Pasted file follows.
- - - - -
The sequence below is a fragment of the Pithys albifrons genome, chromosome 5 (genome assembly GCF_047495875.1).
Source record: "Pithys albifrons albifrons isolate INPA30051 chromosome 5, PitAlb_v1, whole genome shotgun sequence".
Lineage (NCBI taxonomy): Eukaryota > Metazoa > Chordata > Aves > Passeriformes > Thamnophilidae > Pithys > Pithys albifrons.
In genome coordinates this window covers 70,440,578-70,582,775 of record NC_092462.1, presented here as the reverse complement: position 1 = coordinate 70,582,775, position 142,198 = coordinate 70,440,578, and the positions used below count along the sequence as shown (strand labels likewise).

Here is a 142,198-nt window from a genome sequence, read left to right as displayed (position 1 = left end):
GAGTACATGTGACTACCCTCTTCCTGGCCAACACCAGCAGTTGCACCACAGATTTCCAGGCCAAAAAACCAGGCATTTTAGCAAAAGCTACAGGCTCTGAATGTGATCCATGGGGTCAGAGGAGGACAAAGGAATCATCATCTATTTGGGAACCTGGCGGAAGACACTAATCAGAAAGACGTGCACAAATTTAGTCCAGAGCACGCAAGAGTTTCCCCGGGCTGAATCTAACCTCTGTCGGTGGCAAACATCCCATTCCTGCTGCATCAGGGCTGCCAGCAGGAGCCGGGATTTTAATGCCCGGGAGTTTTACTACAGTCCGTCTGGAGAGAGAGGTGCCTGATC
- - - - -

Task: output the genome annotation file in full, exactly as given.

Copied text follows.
The sequence below is a fragment of the Pithys albifrons genome, chromosome 5 (genome assembly GCF_047495875.1).
Source record: "Pithys albifrons albifrons isolate INPA30051 chromosome 5, PitAlb_v1, whole genome shotgun sequence".
Lineage (NCBI taxonomy): Eukaryota > Metazoa > Chordata > Aves > Passeriformes > Thamnophilidae > Pithys > Pithys albifrons.
In genome coordinates this window covers 70,440,578-70,582,775 of record NC_092462.1, presented here as the reverse complement: position 1 = coordinate 70,582,775, position 142,198 = coordinate 70,440,578, and the positions used below count along the sequence as shown (strand labels likewise).

Here is a 142,198-nt window from a genome sequence, read left to right as displayed (position 1 = left end):
GAGTACATGTGACTACCCTCTTCCTGGCCAACACCAGCAGTTGCACCACAGATTTCCAGGCCAAAAAACCAGGCATTTTAGCAAAAGCTACAGGCTCTGAATGTGATCCATGGGGTCAGAGGAGGACAAAGGAATCATCATCTATTTGGGAACCTGGCGGAAGACACTAATCAGAAAGACGTGCACAAATTTAGTCCAGAGCACGCAAGAGTTTCCCCGGGCTGAATCTAACCTCTGTCGGTGGCAAACATCCCATTCCTGCTGCATCAGGGCTGCCAGCAGGAGCCGGGATTTTAATGCCCGGGAGTTTTACTACAGTCCGTCTGGAGAGAGAGGTGCCTGATC